For context: At the end of 2019, with theaters full of movie lovers munching on popcorn and skittles, AMC was valued at $5.8 billion. Today, even though theaters are nearly empty, AMC at $50 a share is valued at nearly $25 billion. Analysts and investors are hard pressed to come up with a scenario of how AMC can be worth four times its pre-pandemic value.

But that’s exactly the point. Many people buying AMC stock are not buying because they believe AMC is worth $25 billion. They’re buying to make a statement against those who have sold AMC short, and those who believe AMC will fail. It’s kind of like voting for a political candidate not because you agree with their views, but because you dislike the opposing candidate (except this time, by risking your money).

Regardless of the how and why, AMC’s leadership took advantage of its elevated stock price to raise money by selling shares in a stock offering. They sold 11.5 million shares at an average price of $50.85 per share, raising $587 million, which will help strengthen AMC’s finances as it works to get back to profitability.

While AMC’s leadership has cautioned those buying their stock that they should be willing to risk losing all or a substantial portion of their investment, there’s a small mollification: AMC is giving all of its shareholders one free large popcorn. Yeah. So, doing the math, if you bought one share for $50, your free large popcorn that costs about $10 at the theater will net you a ‘return’ of 20%. Not bad.

But actually going to see a movie at a theater? Priceless.

Should I buy meme stocks?

Buying and selling meme stocks is for traders — people who buy and sell stocks over short time periods, like days or weeks or even months in an effort to earn a quick profit. To be successful, traders need to accurately predict and time their buys and sells —a bit of luck that very very few people have. So we don’t recommend you buy them with any money you can’t afford to lose.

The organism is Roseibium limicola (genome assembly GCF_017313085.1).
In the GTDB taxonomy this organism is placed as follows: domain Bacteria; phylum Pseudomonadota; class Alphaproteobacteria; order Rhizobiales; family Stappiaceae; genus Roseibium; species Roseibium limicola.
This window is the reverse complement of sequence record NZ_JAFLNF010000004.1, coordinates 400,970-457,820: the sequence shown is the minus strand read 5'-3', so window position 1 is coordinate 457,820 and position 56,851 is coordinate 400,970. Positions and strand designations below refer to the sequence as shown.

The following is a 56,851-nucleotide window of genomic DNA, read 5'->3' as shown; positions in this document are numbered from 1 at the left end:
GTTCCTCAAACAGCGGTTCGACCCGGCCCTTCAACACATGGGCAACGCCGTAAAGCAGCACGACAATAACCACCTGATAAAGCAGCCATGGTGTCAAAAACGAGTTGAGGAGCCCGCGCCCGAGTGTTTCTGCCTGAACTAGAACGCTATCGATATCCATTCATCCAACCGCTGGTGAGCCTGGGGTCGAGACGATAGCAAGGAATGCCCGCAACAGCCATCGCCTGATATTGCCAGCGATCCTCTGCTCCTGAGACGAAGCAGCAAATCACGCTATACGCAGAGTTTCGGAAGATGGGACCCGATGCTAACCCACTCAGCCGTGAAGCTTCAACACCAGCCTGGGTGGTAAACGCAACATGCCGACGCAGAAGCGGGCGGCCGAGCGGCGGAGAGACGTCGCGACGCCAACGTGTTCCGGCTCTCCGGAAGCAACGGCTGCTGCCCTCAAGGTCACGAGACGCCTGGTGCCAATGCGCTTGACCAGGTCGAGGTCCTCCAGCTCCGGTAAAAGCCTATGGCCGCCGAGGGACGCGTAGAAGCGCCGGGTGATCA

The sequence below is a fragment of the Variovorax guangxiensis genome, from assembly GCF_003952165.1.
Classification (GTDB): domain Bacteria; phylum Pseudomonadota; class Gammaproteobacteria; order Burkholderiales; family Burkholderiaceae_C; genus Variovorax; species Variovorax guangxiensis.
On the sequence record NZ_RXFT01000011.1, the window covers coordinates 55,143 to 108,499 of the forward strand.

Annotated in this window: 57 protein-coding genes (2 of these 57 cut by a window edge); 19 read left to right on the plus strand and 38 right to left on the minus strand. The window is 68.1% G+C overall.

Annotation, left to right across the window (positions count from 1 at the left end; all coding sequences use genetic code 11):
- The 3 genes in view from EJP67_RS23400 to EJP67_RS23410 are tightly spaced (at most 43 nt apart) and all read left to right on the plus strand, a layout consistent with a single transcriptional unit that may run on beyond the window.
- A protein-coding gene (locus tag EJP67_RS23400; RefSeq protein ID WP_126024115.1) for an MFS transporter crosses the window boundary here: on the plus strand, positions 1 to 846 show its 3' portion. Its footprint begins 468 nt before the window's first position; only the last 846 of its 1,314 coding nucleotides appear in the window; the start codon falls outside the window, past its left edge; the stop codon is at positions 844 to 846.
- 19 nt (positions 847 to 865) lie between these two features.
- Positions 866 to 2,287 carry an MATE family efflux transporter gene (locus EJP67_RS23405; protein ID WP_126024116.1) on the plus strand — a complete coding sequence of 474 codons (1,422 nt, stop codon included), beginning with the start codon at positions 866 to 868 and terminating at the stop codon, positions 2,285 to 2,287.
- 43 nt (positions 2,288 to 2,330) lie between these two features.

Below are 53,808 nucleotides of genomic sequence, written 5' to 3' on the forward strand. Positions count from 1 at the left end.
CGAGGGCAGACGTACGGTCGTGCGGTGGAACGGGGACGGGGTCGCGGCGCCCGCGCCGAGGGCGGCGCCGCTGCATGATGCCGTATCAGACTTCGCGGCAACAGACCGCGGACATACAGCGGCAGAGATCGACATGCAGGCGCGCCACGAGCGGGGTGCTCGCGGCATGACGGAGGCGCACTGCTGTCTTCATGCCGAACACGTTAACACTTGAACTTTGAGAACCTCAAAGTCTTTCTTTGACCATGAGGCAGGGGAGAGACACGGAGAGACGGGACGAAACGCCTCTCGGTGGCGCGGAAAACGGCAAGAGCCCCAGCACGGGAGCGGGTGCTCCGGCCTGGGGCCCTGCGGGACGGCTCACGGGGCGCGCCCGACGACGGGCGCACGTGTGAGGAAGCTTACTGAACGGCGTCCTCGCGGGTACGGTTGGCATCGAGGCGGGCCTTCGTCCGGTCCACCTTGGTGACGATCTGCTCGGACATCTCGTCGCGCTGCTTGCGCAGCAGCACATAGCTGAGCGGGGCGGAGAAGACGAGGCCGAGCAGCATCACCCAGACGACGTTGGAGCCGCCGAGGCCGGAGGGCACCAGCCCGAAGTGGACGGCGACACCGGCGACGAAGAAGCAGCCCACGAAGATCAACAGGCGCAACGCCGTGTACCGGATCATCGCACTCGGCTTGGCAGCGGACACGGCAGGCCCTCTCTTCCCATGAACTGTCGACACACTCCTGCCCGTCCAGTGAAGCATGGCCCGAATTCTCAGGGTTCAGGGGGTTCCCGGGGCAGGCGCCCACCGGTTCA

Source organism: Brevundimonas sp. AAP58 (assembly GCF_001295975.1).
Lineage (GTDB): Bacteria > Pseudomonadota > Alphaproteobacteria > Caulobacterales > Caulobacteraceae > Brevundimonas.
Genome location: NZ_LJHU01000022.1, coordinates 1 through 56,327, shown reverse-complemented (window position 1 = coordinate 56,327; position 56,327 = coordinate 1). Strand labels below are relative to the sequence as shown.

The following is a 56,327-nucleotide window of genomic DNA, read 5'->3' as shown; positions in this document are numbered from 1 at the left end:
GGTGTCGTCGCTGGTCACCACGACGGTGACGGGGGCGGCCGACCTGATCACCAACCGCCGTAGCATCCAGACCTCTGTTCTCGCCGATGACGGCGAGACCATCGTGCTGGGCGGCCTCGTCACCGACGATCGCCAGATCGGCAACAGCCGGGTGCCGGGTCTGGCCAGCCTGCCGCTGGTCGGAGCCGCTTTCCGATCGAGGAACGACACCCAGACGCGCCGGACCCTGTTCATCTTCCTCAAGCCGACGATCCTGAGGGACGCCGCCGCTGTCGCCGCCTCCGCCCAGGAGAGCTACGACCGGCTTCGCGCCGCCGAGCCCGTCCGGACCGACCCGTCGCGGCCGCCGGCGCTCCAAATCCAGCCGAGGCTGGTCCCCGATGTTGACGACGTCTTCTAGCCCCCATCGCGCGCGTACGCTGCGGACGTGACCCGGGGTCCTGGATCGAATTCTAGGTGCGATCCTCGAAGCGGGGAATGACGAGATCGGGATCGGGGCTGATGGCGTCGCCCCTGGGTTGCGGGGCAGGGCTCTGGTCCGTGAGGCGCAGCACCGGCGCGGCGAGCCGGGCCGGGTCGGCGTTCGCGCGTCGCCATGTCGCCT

Long-term investors, on the other hand, know the power of a diversified portfolio. They seek profits by buying and holding investments and giving them the opportunity to grow over time. And that’s what Ellevest is built to help you do.


Disclosures

© 2021 Ellevest, Inc. All Rights Reserved.

The information provided does not take into account the specific objectives, financial situation, or particular needs of any specific person.

All opinions and views expressed by Ellevest are current as of the date of this writing, for informational purposes only, and do not constitute or imply an endorsement of any third party’s products or services.

Information was obtained from third-party sources, which we believe to be reliable but not guaranteed for accuracy or completeness.

The information provided should not be relied upon as investment advice or recommendations, does not constitute a solicitation to buy or sell securities and should not be considered specific legal, investment or tax advice. Investing entails risk, including the possible loss of principal, and there is no assurance that the investment will provide positive performance over any period of time.

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Sylvia Kwan

Dr. Sylvia Kwan is the Chief Investment Officer of Ellevest. She researches and oversees Ellevest portfolios and develops the algorithms behind Ellevest’s investment recommendations.